President Vladimir Putin signed decrees on Wednesday formally recognizing Russia's illegal annexation of four territories in Ukraine. The Kremlin is touting the move as a success-but beneath the veneer of calm and victory, hesitations are emerging that show Moscow isn't ready to declare the borders stable just yet.
The Kremlin, for one, has begun to admit that it isn't capable of defining clearly which borders it recognizes for the supposedly annexed territory right now.
Kremlin spokesman Dmitry Peskov clarified Tuesday that Moscow isn't confident in which territories it considers Russian following the annexation.
"Certain territories will be reclaimed, and we will keep consulting residents who would be eager to embrace Russia," Peskov said again Wednesday, according to the AP.
The seeming confusion about the borders of the newly annexed territory coincides with Ukrainian armed forces making gains in regions that Russia has supposedly claimed as its own, which is railroading attempts to present total control.
While Russia has supposedly annexed Ukraine's Donetsk, Luhansk, Kherson, and Zaporizhzhia regions, Ukraine has been making steady gains in each. Just this weekend, Ukrainian forces liberated Lyman, in Donetsk, and have been approaching the borders of Luhansk Oblast, according to a British intelligence assessment shared Wednesday.
Putin's Dueling Foot Soldiers Are Now Apparently Killing Each Other Off
Earlier this week, Ukrainians have destroyed four Russian sites in Kherson, Mykolaiv, Dnipropetrovsk, and Zaporizhzhia, according to the Operational Command South.
"The Ukrainian army is carrying out a pretty fast and powerful advance in the south of our country as part of the current defense operation," Ukrainian President Volodymyr Zelensky said in a Tuesday address. "Dozens of settlements have already been liberated from the Russian sham referendum this week alone. In Kherson region, Kharkiv region, Luhansk region and Donetsk region altogether."
Ukrainian forces' momentum began to build last month with counterattacks in the south and northeast of the country, forcing Russian troops into retreat.
"Our warriors do not stop. And it's only a matter of time before we oust the occupier from all our land," Zelensky said.
The United States and other allies have pointed out repeatedly that Russia's annexation attempts violate international law, and they have denounced the move. The referenda, which were taken to supposedly poll whether residents in the Ukrainian regions supported being a part of Russia, are widely seen as illegitimate. In some cases, residents reported being pushed to vote at gunpoint.
The Kremlin's pause in recognizing its new border has raised questions about whether Russia is hoping to conduct more sham referenda. When asked about the issue, Peskov declined to say whether Russia was planning to illegally annex more Ukrainian territories.
Putin himself acknowledged that some of the future of the illegally annexed territories remains uncertain: "We are working on the assumption that the situation in the new territories will stabilize," Putin said Wednesday. According to the Russian Duma, defining the borders of at least municipalities in the regions should be done within six months.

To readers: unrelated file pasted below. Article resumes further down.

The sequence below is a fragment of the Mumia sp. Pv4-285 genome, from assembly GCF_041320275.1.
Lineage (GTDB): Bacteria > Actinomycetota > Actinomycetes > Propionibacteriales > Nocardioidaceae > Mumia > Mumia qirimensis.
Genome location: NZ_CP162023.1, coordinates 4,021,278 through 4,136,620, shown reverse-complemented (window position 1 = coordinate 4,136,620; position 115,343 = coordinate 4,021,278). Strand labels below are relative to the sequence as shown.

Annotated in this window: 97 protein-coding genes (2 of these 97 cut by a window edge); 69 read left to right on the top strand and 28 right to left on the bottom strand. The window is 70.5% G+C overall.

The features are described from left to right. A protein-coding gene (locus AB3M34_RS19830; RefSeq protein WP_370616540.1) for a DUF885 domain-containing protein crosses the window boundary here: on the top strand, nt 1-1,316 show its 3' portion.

Even as the Russians' hold on the territories remained shaken, Putin attempted to paint a picture of effectiveness and calm. "In all honesty, the results of the referendum not only pleased me, but also surprised me," Putin said, adding that the Russian retreats are not in contradiction with the annexations, according to Reuters.
The votes from the territories are "more than convincing" and "absolutely transparent and not subject to any doubt," he claimed.
And while the Kremlin sorts out its line on what the illegal annexations mean, their ability to pushback on Ukrainian gains is clearly lacking. Russian troops don't have enough men to defend the land that they took, Alexander Kots, a military correspondent embedded with the Russians, said in a Telegram post. A "tough period" lies ahead, Kots said.
In a recognition of the faltering manpower, Russia announced a partial mobilization late last month to replace lost troops. But the mobilization hasn't been all the Kremlin cracked it up to be; it prompted hundreds of thousands of Russian men to flee the country to evade conscription, and the men that are being sent to the front are in some cases not being trained or properly supplied.
Part of Russia's problems on the battlefield stems from a lack of global support on the world stage, according to the Pentagon. Just this week, the Biden administration announced an additional $625 million in military assistance for Ukraine. And while Ukraine is able to lean on the United States and countless European allies for additional weapons and military assistance, Russia has only a handful of countries it can turn to to bolster its war effort.
"Russia is turning to North Korea for assistance, it's turning to Iran," Deputy Assistant Secretary of Defense Laura Cooper said Tuesday in a briefing with reporters. "It doesn't have that depth of support."
Read more at The Daily Beast.
Get the Daily Beast's biggest scoops and scandals delivered right to your inbox. Sign up now.
Stay informed and gain unlimited access to the Daily Beast's unmatched reporting. Subscribe now.